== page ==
28 AUGUST 2015 - ROYAL COMMISSION CONFIRMS SUCCESSFUL TENDERERS

The Nuclear Fuel Cycle Royal Commission has awarded four tenders to firms to produce detailed data on a range of key issues related to the nuclear fuel cycle.

The Commission confirmed today the consultancies had been appointed to deliver quantitative assessments of the lifecycle costs of investment in the three parts of the nuclear fuel cycle in which SA does not operate, and to understand the key uncertainties in these cost estimates.

Commissioner Kevin Scarce said today the research produced would ensure the final report, due in May next year, contained “up to date and appropriate” costings and meaningful analysis that is relevant in a South Australian context.

“This research is central to providing accurate data on whether South Australia should consider further engagement with the nuclear fuel cycle,” he said.

“The work also incorporates an assessment of the minimum revenue flows that would be required to ensure the profitability of these investments. Sitting above these analyses of costs and revenue flows is an evaluation of the macroeconomic impacts of these investments on the wider South Australian and Australian economies, should they be developed.

“This is very much about ensuring we have the data we need to answer the Terms of Reference.”

Details of the contracts awarded:
Computational General Equilibrium (CGE) Modelling
Ernst & Young (including The Centre of Policy Studies, Victoria University)
The focus of this statement of work is to quantify the direct and indirect macroeconomic impacts upon the wider South Australian and Australian economies that may follow from a significant investment in any one or multiple parts of the nuclear fuel cycle. Specifically, the CGE modelling work will quantify the impact of these investments on the mobility of primary resources – labour and capital – to a new nuclear industry. The modelling also shows how this may influence other existing industries in terms of higher or lower, labour, primary resource cost, or costs of capital imposed upon them. This work will be informed by nuclear power generation business case to present an evaluation of the macroeconomic and industry impacts of integrating a nuclear power generator in the National Electricity Market.

Quantitative analyses and business case for developing nuclear power plant in South Australia
WSP | Parsons Brinckerhoff (including KPMG, Sargent & Lundy and Aquenta)
The focus of this statement of work is to quantify the capital and operating costs over the engineering, construction, operation and decommissioning phases of the life of a nuclear power plant in South Australia, using labour and material cost databases specific to this state. The scope of this body of work comprises an assessment of three types of Gen III+ nuclear power plants – a GW-scale light water reactor, a pressurised heavy water reactor of capacity ~600 MWe and a small modular reactor of capacity

Quantitative analyses and business case for radioactive waste storage and disposal facilities in South Australia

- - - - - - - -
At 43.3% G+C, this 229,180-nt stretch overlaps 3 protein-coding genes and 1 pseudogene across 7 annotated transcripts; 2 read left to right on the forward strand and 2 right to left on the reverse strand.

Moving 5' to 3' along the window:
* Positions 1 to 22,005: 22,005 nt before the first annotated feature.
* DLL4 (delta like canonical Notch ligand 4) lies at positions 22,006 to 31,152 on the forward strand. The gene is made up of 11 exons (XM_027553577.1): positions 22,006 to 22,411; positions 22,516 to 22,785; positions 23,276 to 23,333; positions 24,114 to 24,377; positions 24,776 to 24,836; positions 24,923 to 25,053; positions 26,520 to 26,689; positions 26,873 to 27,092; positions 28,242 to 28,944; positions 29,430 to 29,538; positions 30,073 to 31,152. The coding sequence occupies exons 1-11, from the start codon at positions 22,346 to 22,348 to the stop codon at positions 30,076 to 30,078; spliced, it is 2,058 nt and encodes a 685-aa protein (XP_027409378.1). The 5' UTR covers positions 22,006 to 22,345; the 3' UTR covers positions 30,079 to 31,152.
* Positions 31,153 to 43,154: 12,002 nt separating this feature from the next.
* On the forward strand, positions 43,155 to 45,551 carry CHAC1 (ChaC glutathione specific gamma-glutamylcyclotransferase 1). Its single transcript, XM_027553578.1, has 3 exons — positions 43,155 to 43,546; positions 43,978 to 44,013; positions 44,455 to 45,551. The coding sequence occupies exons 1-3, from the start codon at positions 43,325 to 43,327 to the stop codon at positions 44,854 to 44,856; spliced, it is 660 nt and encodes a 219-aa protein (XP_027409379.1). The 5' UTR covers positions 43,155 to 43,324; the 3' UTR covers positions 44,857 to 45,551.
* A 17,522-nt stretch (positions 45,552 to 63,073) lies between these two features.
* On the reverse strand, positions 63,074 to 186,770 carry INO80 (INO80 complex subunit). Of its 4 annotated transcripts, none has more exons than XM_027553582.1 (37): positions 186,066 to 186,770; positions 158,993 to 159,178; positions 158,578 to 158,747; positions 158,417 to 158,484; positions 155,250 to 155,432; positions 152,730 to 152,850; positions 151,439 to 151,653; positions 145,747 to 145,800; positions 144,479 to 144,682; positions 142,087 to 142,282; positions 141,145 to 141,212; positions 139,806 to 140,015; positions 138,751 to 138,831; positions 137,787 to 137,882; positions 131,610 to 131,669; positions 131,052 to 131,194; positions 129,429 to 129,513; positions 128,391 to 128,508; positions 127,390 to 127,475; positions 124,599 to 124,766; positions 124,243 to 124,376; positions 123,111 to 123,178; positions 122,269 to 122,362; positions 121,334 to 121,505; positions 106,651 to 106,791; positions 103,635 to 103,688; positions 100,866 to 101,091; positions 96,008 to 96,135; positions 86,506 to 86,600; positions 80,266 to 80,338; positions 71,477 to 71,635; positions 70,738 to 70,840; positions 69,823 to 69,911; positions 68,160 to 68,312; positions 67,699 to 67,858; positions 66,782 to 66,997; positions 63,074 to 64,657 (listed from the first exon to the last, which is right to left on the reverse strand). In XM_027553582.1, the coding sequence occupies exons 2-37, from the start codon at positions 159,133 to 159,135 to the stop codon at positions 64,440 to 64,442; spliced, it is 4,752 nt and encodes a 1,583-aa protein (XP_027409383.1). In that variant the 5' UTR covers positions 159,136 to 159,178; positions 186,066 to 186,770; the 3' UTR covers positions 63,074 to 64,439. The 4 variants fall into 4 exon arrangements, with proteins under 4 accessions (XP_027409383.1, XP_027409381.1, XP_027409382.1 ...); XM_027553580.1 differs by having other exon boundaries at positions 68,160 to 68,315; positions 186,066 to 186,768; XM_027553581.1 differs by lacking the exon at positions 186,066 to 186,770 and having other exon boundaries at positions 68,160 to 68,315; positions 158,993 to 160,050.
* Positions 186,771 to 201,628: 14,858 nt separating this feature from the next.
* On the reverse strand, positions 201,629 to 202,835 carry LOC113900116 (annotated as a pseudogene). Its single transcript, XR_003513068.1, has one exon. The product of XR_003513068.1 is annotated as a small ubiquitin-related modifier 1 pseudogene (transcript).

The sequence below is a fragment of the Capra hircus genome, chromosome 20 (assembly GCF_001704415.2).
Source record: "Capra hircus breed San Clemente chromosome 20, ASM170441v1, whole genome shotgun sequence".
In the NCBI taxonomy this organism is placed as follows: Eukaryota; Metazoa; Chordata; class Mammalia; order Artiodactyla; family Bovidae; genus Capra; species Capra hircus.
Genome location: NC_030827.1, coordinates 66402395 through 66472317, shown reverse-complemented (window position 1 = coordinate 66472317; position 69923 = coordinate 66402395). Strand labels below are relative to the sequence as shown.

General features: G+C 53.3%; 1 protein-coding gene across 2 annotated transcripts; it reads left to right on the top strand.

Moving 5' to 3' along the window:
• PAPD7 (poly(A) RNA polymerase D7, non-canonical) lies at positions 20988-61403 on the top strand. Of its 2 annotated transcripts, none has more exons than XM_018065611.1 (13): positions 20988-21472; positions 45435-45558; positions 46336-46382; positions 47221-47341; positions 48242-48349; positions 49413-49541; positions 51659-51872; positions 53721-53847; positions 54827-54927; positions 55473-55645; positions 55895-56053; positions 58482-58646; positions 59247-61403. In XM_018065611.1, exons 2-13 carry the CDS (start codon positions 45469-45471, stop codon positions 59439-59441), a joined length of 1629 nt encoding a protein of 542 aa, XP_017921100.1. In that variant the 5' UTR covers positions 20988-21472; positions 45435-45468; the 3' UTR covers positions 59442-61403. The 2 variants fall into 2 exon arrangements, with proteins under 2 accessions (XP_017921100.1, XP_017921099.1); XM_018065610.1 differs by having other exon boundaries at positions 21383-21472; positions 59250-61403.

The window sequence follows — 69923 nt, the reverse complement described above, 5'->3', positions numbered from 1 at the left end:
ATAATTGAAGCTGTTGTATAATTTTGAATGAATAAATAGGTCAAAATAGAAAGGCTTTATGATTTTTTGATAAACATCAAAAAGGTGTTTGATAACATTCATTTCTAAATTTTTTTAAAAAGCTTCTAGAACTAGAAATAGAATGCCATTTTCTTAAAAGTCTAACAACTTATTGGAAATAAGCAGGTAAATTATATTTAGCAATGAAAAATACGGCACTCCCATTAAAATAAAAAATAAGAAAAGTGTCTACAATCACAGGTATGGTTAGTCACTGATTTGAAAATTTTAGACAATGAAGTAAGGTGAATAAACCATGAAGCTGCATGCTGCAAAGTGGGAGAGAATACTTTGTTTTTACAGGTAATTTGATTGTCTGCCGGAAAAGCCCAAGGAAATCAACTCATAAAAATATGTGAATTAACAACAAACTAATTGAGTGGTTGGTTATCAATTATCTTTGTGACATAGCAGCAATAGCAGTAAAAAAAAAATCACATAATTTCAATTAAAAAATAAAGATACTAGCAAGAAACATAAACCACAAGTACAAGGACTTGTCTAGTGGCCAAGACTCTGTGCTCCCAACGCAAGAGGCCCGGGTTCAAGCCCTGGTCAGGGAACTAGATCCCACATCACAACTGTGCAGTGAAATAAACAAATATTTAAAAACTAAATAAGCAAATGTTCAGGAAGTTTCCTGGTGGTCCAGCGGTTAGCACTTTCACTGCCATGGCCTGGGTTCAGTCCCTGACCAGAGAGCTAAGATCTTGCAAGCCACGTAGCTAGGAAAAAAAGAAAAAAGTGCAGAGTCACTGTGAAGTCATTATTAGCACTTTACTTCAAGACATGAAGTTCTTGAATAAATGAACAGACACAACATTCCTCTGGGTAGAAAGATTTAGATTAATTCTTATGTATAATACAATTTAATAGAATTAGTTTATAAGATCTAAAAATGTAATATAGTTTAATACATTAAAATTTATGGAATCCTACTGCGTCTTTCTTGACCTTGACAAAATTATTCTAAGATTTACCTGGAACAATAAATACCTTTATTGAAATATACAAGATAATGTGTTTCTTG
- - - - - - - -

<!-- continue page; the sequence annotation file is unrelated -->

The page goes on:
Jacobs Australia (including Jacobs UK, MCM International and Altus Page Kirkland Australia)
The focus of this statement of work is to quantify the capital and lifecycle operating costs over the engineering, construction, operation, decommissioning and post-closure monitoring phases of a possible radioactive waste storage and disposal facility in South Australia. This piece of work will enable the Commission to present estimates of the cost of establishing a range of waste storage facilities to host a variety of waste categories, including but not limited to a geological disposal facility for high-level waste. In addition to the cost of establishing the facility, this assessment will also incorporate calculations to determine the costs of establishing enabling infrastructure such as road, rail, port and electricity transmission. The cost and revenue estimates produced, as an output from this body of work will form a key input to the CGE modelling that is being undertaken in parallel.

Quantitative analyses and business case for Uranium conversion, enrichment and fuel fabrication facilities in South Australia
Hatch (including Inception Group)
The focus of this statement of work is to quantify the capital and lifecycle operating costs over the engineering, construction, operation and decommissioning phases of uranium conversion, enrichment and fuel fabrication facilities in South Australia, using labour and material cost databases specific to the State (where relevant). This body of work integrates the development of estimates of capital and operating costs as well as minimum revenue requirements, for the upstream uranium processing plant to viably supply upgraded uranium fuel to a possible light water reactor nuclear power plant or a heavy water reactor nuclear power plant. This work will also incorporate assessments of market forecasts for uranium fuel to 2030, and what these forecasts may suggest the time-horizon for the viable development of these plants in SA to be. The cost and revenue estimates produced, as an output from this body of work will form a key input to the CGE modelling that is being undertaken in parallel.